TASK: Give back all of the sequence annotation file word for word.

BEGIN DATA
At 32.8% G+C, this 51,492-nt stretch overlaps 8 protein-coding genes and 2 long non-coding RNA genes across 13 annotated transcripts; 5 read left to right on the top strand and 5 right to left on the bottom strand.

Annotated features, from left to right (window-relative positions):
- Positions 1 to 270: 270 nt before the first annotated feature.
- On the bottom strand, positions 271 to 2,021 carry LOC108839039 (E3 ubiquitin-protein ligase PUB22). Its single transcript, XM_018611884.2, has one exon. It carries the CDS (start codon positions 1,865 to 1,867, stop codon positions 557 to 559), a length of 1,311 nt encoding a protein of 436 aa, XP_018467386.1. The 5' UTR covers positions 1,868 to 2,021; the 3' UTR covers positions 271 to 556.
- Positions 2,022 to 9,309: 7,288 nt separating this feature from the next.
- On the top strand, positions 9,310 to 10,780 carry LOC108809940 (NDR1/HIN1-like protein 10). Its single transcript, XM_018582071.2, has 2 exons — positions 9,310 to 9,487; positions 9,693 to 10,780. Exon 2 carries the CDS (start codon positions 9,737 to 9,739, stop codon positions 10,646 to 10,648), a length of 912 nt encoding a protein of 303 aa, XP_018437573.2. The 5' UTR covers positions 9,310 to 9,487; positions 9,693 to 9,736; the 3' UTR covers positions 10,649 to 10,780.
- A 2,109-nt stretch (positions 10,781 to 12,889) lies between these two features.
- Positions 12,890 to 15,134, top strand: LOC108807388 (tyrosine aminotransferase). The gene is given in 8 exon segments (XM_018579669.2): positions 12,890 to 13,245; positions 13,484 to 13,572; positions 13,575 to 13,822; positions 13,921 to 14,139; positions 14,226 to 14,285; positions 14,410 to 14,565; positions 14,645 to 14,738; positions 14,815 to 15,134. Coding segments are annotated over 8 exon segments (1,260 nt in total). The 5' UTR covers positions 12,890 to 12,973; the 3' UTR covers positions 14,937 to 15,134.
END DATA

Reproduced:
At 32.8% G+C, this 51,492-nt stretch overlaps 8 protein-coding genes and 2 long non-coding RNA genes across 13 annotated transcripts; 5 read left to right on the top strand and 5 right to left on the bottom strand.

Annotated features, from left to right (window-relative positions):
- Positions 1 to 270: 270 nt before the first annotated feature.
- On the bottom strand, positions 271 to 2,021 carry LOC108839039 (E3 ubiquitin-protein ligase PUB22). Its single transcript, XM_018611884.2, has one exon. It carries the CDS (start codon positions 1,865 to 1,867, stop codon positions 557 to 559), a length of 1,311 nt encoding a protein of 436 aa, XP_018467386.1. The 5' UTR covers positions 1,868 to 2,021; the 3' UTR covers positions 271 to 556.
- Positions 2,022 to 9,309: 7,288 nt separating this feature from the next.
- On the top strand, positions 9,310 to 10,780 carry LOC108809940 (NDR1/HIN1-like protein 10). Its single transcript, XM_018582071.2, has 2 exons — positions 9,310 to 9,487; positions 9,693 to 10,780. Exon 2 carries the CDS (start codon positions 9,737 to 9,739, stop codon positions 10,646 to 10,648), a length of 912 nt encoding a protein of 303 aa, XP_018437573.2. The 5' UTR covers positions 9,310 to 9,487; positions 9,693 to 9,736; the 3' UTR covers positions 10,649 to 10,780.
- A 2,109-nt stretch (positions 10,781 to 12,889) lies between these two features.
- Positions 12,890 to 15,134, top strand: LOC108807388 (tyrosine aminotransferase). The gene is given in 8 exon segments (XM_018579669.2): positions 12,890 to 13,245; positions 13,484 to 13,572; positions 13,575 to 13,822; positions 13,921 to 14,139; positions 14,226 to 14,285; positions 14,410 to 14,565; positions 14,645 to 14,738; positions 14,815 to 15,134. Coding segments are annotated over 8 exon segments (1,260 nt in total). The 5' UTR covers positions 12,890 to 12,973; the 3' UTR covers positions 14,937 to 15,134.